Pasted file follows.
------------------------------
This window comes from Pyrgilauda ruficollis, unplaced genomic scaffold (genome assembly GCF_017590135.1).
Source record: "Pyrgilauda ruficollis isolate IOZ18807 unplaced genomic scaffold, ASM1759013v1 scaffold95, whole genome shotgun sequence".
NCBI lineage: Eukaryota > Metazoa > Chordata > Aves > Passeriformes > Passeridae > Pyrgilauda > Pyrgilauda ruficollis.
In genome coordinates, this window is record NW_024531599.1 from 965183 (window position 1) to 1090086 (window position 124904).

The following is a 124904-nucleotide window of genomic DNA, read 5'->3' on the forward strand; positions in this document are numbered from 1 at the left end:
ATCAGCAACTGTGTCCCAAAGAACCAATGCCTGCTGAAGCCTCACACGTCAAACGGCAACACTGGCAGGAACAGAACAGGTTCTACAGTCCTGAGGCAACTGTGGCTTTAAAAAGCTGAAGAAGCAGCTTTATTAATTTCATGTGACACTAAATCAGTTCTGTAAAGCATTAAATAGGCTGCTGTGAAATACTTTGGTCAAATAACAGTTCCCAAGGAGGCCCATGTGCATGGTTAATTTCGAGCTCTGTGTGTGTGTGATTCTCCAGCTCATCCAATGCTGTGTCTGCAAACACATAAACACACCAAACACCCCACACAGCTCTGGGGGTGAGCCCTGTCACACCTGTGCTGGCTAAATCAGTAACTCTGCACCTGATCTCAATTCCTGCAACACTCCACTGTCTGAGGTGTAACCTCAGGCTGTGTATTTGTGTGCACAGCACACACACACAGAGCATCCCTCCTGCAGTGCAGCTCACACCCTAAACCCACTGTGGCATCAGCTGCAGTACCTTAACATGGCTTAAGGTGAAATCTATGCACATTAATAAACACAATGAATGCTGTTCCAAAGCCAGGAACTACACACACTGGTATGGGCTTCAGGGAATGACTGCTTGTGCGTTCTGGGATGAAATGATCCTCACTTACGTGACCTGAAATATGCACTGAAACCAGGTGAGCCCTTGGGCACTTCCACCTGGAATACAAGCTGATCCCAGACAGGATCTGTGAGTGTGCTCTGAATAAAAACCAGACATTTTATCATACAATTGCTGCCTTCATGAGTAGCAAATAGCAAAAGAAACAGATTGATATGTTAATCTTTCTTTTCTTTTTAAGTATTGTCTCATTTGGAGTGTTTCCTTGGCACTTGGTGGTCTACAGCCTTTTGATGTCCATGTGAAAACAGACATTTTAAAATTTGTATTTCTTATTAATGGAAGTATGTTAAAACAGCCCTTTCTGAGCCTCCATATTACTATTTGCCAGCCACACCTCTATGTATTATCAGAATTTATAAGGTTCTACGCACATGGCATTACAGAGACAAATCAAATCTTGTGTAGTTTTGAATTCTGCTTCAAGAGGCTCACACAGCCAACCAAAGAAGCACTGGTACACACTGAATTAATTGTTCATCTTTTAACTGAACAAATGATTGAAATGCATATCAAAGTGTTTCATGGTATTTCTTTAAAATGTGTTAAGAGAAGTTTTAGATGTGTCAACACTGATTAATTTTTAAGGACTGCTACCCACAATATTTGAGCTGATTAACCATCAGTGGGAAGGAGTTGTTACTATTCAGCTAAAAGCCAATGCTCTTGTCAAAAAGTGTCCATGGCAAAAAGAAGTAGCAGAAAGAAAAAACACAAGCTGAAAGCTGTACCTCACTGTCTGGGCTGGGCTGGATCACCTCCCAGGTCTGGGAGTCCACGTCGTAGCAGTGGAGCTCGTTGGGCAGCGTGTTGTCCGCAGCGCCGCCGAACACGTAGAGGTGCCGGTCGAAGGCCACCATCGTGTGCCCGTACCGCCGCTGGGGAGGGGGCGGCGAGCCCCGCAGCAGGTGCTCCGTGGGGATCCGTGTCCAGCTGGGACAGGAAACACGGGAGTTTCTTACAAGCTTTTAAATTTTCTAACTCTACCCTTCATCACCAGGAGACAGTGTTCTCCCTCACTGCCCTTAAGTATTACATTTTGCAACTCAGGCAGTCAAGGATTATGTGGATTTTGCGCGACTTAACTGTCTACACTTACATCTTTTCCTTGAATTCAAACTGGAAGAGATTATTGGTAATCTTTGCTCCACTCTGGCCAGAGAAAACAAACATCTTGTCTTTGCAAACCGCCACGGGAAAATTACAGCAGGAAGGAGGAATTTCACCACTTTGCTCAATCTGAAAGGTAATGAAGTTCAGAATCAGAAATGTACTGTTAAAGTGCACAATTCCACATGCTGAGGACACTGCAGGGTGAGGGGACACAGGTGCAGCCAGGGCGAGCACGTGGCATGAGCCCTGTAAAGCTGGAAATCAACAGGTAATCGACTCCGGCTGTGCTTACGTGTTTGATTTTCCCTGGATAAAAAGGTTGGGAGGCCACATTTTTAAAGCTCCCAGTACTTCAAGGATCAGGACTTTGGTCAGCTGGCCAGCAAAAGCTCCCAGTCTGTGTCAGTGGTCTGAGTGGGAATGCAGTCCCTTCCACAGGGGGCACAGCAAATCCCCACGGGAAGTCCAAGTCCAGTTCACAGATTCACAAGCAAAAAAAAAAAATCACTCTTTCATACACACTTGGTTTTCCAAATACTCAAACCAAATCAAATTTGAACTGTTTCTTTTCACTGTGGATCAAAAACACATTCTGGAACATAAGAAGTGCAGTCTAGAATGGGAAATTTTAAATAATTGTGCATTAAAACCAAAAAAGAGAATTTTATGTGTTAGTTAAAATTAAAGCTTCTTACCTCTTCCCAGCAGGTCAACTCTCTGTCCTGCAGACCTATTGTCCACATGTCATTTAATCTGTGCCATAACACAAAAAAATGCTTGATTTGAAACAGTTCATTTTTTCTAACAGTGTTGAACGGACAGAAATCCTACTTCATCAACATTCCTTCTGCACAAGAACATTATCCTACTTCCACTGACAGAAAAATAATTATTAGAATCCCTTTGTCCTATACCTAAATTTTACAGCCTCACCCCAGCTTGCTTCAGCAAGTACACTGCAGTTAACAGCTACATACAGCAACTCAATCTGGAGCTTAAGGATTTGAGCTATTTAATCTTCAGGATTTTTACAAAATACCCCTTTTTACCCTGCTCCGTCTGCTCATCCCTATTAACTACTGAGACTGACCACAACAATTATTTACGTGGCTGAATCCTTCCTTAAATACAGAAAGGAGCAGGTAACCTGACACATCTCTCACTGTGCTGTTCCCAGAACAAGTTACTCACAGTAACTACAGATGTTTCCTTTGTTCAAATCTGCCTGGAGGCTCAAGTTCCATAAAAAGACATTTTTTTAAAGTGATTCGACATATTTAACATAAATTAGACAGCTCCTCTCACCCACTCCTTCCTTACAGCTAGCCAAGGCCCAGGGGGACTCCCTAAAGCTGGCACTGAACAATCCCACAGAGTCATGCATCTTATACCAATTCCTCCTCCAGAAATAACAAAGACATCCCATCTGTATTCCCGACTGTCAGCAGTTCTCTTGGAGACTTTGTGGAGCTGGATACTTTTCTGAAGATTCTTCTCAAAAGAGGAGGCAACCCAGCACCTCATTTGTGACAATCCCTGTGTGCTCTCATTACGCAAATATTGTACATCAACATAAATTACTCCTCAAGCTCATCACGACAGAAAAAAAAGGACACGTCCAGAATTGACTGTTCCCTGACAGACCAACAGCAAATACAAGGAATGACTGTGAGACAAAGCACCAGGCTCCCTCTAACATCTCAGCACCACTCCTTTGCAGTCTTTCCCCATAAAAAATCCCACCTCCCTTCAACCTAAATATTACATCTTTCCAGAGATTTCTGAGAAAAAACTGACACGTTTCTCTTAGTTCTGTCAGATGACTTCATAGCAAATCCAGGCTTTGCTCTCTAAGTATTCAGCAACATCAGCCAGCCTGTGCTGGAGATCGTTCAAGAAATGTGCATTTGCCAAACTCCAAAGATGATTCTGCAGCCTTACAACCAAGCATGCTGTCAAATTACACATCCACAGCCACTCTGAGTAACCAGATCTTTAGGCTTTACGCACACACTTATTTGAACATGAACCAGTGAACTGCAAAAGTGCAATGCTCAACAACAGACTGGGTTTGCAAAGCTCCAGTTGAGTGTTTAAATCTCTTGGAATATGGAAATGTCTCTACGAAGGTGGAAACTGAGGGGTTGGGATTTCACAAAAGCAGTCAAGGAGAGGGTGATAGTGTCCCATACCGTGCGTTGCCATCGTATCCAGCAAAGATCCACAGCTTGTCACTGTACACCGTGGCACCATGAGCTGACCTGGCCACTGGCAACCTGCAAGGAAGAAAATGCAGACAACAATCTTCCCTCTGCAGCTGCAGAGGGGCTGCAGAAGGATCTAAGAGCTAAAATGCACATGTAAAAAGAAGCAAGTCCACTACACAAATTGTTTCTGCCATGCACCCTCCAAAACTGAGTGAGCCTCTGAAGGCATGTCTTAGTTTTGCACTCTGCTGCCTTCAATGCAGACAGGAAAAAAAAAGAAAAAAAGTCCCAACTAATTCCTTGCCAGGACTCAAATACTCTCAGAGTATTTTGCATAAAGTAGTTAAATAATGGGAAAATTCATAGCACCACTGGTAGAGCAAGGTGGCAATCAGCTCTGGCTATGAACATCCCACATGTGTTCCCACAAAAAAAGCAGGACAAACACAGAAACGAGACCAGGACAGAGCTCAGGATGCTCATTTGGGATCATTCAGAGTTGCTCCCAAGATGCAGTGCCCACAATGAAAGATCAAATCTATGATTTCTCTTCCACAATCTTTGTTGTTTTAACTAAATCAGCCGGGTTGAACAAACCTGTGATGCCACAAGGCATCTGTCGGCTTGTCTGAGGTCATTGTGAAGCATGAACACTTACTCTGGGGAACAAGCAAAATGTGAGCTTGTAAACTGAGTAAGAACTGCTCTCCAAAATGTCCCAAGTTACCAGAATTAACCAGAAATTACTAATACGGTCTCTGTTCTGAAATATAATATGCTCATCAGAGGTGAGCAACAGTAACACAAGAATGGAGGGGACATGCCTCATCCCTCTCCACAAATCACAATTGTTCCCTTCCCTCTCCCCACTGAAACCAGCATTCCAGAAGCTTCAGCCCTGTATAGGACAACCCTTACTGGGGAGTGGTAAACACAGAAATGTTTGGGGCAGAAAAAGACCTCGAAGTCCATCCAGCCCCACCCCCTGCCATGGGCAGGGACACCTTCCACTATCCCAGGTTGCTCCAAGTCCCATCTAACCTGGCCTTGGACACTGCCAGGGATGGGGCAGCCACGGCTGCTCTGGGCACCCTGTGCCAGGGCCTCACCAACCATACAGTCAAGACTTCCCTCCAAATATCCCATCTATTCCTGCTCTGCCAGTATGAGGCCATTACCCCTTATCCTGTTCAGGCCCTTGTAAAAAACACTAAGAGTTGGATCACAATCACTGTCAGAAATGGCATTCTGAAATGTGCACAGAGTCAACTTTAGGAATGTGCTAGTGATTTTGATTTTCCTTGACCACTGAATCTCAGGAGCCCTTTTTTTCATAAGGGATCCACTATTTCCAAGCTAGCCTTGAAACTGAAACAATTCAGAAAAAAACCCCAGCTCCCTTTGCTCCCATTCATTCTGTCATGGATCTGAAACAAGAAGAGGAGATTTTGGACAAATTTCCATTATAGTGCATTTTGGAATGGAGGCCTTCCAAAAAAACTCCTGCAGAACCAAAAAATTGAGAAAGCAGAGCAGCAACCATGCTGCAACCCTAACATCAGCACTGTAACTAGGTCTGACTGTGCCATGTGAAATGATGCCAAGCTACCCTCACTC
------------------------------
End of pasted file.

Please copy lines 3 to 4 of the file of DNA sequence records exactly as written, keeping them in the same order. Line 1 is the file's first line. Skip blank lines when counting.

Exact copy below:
NCBI lineage: Eukaryota > Metazoa > Chordata > Aves > Passeriformes > Passeridae > Pyrgilauda > Pyrgilauda ruficollis.
In genome coordinates, this window is record NW_024531599.1 from 965183 (window position 1) to 1090086 (window position 124904).